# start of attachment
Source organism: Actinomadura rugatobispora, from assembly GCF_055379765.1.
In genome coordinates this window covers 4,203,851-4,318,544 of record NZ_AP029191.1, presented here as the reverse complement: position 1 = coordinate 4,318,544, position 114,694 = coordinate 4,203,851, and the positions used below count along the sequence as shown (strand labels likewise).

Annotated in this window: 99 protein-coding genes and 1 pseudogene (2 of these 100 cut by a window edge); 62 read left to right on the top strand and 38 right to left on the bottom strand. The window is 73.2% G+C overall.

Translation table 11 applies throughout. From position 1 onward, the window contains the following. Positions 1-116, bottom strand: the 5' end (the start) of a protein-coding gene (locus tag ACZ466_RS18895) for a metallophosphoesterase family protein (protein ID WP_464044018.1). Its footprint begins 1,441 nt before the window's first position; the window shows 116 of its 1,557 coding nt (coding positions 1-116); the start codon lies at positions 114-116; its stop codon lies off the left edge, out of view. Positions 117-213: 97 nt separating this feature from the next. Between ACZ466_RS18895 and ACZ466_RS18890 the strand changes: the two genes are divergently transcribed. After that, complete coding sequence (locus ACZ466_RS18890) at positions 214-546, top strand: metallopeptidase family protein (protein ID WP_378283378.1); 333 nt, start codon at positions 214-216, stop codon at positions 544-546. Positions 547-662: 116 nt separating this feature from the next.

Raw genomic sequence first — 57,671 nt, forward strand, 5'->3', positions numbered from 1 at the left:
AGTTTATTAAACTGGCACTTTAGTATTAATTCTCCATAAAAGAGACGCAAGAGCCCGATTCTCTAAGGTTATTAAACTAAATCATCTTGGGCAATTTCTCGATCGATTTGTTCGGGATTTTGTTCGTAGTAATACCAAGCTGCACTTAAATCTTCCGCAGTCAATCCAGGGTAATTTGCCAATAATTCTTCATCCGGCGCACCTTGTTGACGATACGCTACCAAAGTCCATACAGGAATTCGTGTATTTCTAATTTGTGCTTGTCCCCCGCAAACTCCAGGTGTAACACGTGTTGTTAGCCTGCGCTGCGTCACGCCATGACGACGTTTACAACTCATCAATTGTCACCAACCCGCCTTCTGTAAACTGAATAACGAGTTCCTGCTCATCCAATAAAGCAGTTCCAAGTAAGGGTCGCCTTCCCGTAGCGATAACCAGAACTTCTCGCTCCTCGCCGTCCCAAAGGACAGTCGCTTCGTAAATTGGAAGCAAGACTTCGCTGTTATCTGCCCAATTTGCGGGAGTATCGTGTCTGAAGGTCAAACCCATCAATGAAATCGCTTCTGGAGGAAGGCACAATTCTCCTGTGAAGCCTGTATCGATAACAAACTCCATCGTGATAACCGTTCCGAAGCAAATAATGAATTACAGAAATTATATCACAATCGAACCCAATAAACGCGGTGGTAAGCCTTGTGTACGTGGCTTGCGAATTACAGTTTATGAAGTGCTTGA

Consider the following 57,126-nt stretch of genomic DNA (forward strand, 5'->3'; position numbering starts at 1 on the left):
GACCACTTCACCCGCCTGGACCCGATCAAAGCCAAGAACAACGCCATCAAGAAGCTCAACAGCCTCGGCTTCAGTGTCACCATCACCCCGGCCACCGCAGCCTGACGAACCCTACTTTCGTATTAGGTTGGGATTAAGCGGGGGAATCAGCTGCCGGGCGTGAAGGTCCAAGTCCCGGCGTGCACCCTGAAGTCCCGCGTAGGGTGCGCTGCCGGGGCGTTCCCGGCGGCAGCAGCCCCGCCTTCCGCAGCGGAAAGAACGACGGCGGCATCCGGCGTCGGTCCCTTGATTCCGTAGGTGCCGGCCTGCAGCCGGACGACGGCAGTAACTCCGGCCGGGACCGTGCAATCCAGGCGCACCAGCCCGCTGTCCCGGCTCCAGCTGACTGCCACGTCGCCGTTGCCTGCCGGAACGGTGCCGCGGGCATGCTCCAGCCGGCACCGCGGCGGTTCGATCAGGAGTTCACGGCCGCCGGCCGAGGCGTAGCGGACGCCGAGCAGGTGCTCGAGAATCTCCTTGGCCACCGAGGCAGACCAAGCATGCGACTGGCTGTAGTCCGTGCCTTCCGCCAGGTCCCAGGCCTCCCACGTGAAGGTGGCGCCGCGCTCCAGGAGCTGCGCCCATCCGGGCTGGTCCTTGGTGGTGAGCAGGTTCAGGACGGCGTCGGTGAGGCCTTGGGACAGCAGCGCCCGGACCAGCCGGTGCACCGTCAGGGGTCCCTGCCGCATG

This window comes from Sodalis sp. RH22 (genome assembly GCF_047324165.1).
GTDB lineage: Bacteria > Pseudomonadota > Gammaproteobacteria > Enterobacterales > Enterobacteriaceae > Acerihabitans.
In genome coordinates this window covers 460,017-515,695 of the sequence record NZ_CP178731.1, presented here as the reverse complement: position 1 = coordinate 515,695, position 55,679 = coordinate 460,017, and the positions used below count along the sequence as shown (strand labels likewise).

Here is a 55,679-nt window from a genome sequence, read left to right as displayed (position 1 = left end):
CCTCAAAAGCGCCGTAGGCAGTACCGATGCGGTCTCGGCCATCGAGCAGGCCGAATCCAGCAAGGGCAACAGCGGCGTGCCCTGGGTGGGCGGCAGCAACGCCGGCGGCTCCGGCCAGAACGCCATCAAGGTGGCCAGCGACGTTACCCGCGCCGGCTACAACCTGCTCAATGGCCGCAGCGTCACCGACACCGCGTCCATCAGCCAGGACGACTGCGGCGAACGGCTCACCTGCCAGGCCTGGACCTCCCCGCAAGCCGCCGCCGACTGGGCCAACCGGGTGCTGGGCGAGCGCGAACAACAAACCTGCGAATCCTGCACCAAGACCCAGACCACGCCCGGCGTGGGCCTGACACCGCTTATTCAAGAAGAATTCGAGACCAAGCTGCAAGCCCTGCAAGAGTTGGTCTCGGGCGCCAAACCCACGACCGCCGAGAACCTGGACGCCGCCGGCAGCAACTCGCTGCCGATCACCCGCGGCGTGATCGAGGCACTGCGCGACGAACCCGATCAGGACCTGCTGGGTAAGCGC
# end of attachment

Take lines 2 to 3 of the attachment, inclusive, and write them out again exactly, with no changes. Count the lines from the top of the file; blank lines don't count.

In genome coordinates this window covers 4,203,851-4,318,544 of record NZ_AP029191.1, presented here as the reverse complement: position 1 = coordinate 4,318,544, position 114,694 = coordinate 4,203,851, and the positions used below count along the sequence as shown (strand labels likewise).

Annotated in this window: 99 protein-coding genes and 1 pseudogene (2 of these 100 cut by a window edge); 62 read left to right on the top strand and 38 right to left on the bottom strand. The window is 73.2% G+C overall.